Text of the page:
THE 2020 HERB OF THE YEAR
GENUS: RUBUS
THE BRAMBLING CANEBERIES OF THE ROSE FAMILY

By Pat Kenny

The scientific classification is as follows:
Order: Rosales
Family: Rosaceae
Subfamily: Rosoideae
Genus: Rubus

The genus name Rubus is said to be the classical Latin name for blackberry. It is akin to ruber (red) and may refer to the reddish color of the mature canes of some species. The stems of Rubus plants are also referred to as “canes,” so the term “cane fruit” or “caneberry” refers to any Rubus species or hybrid that is commonly grown with supports, such as wires or a trellis. The Rubus fruit, often called a “bramble” fruit, is an aggregate of drupelets, each having its own pistil, ovary, and seed; because of this aggregate characteristic, Rubus berries are sometimes called “false” fruits. Common conventional species include blackberry, raspberry, dewberry, thimbleberry, and salmonberry; common hybrids are loganberry, boysenberry, and marionberry. Rubus fruits span a wide range of colors and tastes: colors range from yellow‐orange, pink to bright red, purple to black; flavors range from sour to sweet. Rubus is generally native to Europe, Asia, and the Americas, with relative species in other continents as well.

As part of the rose family, Rubus is a diverse group of herbaceous and woody plants. Similar to roses, most Rubus plants have woody stems with thorns, prickles, bristles, and gland‐tipped hairs, although some are thornless. While some species have simple leaves, some species have the familiar characteristics of alternate compound leaves, 3‐7 leaflets, and often stipules. In late spring/early summer, white 5‐petaled flowers with many stamens attached to a calyx appear. The flowers are variously described as regular, radially symmetrical, divisible into equal parts at two or more planes. The flowers of Rubus floricanes are produced on secondary shoots, and the majority of flowers are produced terminally on these shoots, but with branching below the terminal clusters. Sepals of the blackberry group fold down, whereas those of the raspberry stretch out. All Rubus have superior ovaries. The aggregate fruit of the raspberry and its relatives comes off the convex receptacle, or “plug”, when picked and is therefore hollow.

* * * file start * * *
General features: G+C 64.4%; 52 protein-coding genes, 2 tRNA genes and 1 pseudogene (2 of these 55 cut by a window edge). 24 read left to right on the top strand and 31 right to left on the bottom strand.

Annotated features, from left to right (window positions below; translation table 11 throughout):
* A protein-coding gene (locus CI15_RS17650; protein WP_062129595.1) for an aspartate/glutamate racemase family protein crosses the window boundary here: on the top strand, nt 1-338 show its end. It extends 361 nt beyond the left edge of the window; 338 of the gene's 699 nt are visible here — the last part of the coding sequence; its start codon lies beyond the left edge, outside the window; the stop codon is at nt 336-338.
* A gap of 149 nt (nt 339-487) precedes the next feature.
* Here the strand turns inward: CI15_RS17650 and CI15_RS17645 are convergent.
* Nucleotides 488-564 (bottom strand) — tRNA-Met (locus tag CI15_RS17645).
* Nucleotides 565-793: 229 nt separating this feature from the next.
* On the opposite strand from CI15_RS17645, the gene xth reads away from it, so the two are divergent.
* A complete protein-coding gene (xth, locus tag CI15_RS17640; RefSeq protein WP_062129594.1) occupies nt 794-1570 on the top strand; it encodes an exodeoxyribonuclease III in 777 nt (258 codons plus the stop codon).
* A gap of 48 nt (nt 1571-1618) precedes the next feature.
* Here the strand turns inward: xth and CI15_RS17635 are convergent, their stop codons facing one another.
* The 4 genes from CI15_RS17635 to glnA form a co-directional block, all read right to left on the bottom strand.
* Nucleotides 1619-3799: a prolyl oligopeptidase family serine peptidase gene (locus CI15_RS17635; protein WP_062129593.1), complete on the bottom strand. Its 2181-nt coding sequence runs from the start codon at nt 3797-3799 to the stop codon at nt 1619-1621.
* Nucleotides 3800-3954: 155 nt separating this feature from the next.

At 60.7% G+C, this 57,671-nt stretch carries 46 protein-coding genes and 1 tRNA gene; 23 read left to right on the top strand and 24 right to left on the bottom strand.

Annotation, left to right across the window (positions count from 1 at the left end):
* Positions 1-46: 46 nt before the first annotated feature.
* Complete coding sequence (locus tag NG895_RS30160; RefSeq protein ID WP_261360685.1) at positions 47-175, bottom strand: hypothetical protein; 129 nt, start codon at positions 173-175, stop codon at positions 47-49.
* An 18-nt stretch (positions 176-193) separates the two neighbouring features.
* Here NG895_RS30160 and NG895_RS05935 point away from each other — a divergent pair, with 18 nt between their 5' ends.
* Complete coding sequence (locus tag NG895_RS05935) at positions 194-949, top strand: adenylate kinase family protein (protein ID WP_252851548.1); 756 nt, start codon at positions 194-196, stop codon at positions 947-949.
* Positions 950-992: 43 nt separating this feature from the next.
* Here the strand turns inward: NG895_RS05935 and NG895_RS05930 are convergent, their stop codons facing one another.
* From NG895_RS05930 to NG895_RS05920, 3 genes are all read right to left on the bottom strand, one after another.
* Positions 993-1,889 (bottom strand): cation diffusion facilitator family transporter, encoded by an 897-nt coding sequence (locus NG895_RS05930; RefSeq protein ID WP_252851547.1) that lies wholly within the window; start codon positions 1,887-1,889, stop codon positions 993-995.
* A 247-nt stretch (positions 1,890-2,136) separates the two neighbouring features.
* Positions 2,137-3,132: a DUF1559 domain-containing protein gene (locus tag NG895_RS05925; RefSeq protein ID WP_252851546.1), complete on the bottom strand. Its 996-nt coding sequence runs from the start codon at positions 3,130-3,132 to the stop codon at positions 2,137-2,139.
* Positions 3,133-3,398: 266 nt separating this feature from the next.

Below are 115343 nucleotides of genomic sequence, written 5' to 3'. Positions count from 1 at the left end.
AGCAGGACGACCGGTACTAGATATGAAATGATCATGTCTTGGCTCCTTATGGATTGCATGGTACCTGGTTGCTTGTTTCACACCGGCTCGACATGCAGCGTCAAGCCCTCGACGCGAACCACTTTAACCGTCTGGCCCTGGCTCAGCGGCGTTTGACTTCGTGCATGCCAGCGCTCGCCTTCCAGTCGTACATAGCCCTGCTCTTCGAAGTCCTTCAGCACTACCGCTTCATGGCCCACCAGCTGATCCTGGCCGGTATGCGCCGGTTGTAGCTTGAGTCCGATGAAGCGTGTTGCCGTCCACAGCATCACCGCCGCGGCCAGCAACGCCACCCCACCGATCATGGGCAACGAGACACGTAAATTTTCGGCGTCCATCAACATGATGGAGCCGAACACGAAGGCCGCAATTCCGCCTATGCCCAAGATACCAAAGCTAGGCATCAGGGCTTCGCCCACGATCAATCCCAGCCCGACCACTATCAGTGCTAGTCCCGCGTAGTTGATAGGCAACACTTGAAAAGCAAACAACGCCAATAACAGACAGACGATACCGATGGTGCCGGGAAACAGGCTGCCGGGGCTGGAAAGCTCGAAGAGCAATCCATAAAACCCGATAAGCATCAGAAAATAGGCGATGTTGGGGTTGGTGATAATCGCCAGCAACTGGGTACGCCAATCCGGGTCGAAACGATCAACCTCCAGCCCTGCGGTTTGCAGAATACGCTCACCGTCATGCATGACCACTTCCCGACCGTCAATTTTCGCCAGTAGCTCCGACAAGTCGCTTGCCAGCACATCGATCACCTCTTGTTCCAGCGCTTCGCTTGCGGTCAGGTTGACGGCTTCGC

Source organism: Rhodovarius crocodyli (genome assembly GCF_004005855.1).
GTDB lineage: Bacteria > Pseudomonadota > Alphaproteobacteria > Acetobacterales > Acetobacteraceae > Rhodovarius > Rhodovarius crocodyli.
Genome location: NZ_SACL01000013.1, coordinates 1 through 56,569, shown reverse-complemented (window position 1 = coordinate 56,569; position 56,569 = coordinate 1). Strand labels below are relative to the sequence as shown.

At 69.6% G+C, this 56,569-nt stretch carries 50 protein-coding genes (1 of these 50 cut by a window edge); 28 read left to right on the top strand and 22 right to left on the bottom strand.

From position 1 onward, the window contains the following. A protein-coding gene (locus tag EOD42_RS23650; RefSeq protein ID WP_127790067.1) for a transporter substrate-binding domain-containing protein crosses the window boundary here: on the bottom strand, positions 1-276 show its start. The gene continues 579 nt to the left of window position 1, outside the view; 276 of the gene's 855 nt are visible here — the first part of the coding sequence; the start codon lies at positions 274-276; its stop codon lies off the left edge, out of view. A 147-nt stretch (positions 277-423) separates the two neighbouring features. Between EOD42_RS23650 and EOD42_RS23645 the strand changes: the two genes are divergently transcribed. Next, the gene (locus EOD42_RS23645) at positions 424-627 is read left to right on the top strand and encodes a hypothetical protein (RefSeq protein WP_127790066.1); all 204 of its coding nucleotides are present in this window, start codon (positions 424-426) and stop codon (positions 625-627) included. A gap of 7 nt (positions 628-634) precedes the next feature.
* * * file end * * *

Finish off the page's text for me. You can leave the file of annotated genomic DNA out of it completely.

Rubus befuddles most botanists because it hybridizes so easily, resulting in a large and diverse genus with 250 to 700 species. There may be hundreds of blackberry species, and comparatively fewer raspberry species. Some of the more common species include: R. allegheniensis (Allegheny blackberry), R. fruticosus (common blackberry), R. occidentalis (black raspberry), R. idaeus (red raspberry ), R. chamaemorus (cloudberry, baked‐apple berry), R. flagellaris (northern dewberry), R. trivialis (southern dewberry), R. ursinus (trailing black‐ berry), and R. odoratus (purple‐flowering raspberry). One species, R. sanctus (holy bramble), is associated with the burning bush that appeared to Moses in the Bible. One that grows in a monastery on the Sinai Peninsula is reputed to be the original plant, a living religious relic! In addition to the true species plants, cultivation of Rubus by humans reportedly began in the 1500”s, and numerous hybrids have been developed.